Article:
**8 min read**
Apart from being a leader in evaluation in different capacities, Weronika is one of the most thoughtful evaluation specialists I have ever met. Her perspectives on evaluation strongly resonate and align with mine – including the content of this blog post. She first caught my eye as a very interesting person during an evaluation conference when she remarked that the discussion was somewhat ignorant because the people did not appear to read the literature. And she quoted the words of a song to illustrate another important point.
In this post she writes about a matter very close to my heart. She is one of the only evaluators I have seen who is familiar with “doughnut economics” (a topic I have talked and written about since Kate Raworth developed this important concept), who engages with “transformation”, the important systems work of Donatella Meadows, and so on – issues that no evaluator can ignore any more. Weronika also connects what we do with the “big picture”, something that is essential during a time when the “toolification” of our profession leads us to an overly technocratic, superficial approach to our craft. I share her concern about the poor state of awareness and education for evaluation in this era in which we live. This is also why I am now engaged in the SDG Transformations Forum (you are welcome to join!). Please read her post with the serious attention it deserves.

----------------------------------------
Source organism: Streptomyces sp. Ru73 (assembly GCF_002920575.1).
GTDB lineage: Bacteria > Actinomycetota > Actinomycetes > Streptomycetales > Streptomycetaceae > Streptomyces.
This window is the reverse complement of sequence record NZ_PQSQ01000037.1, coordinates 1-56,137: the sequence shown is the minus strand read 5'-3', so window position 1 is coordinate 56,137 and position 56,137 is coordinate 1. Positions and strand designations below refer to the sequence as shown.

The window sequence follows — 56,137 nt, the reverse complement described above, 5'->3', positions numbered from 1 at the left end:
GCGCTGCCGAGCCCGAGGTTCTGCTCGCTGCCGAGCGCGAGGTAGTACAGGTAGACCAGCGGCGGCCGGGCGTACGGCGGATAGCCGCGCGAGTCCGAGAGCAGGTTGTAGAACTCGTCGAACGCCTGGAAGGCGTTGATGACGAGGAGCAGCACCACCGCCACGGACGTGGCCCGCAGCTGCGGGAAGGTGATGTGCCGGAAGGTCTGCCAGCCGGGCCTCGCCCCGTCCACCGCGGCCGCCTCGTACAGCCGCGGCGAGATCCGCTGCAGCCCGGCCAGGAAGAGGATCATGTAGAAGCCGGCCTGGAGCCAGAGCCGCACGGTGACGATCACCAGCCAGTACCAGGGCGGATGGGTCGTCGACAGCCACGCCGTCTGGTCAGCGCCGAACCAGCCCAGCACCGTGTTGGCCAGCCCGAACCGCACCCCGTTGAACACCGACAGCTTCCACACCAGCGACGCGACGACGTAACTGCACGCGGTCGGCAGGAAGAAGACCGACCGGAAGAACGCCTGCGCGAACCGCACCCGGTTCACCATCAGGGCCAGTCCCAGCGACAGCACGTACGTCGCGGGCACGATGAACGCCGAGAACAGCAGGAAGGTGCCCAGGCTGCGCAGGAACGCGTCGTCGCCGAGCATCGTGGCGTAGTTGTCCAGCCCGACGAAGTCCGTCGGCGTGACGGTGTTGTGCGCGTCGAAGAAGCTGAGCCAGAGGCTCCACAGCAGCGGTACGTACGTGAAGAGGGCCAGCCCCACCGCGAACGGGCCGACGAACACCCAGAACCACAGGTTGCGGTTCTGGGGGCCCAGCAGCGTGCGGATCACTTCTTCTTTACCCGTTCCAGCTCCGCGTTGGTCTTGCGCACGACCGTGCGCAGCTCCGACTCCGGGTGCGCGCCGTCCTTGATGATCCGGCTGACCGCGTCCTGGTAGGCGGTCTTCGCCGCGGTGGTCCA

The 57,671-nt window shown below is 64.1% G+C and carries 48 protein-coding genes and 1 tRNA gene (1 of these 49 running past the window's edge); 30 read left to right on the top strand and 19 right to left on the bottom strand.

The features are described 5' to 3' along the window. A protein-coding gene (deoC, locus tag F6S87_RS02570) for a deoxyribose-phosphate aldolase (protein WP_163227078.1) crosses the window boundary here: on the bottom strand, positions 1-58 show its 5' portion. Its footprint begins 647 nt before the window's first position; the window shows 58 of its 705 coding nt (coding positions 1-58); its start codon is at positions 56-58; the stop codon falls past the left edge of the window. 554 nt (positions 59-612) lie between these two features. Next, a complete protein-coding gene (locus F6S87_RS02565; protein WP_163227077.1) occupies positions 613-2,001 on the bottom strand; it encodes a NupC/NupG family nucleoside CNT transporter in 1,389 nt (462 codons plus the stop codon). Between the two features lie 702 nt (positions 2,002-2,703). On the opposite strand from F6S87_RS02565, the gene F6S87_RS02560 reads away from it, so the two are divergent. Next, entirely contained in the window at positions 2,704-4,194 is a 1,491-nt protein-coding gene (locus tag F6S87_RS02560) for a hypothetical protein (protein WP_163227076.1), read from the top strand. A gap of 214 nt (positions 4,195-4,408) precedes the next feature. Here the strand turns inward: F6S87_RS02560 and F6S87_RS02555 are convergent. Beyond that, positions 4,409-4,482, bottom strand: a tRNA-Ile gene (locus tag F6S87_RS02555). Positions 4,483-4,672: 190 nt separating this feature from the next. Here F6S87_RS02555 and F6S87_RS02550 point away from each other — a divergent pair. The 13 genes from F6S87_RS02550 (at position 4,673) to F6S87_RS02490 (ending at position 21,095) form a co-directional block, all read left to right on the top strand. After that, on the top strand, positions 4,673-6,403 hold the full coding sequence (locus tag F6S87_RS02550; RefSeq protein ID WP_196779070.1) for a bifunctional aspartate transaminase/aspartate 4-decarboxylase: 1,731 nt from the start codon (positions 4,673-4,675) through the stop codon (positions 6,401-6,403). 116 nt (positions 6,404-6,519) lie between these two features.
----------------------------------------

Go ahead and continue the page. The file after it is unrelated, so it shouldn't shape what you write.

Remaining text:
What dominates the world we live in today is the highly unsustainable fossil fuels addiction that is inducing upon us natural catastrophes that are abnormally speeding up migration crises, food and water shortages, wildfires, military conflicts and more. Indeed, infinite growth is impossible on a finite planet. The natural and social collapse that we start to observe is not something distant that we can leave for development evaluation in other distant countries in the “Global South”. Our generation already starts to experience anthropogenic (human caused) negative changes around the globe.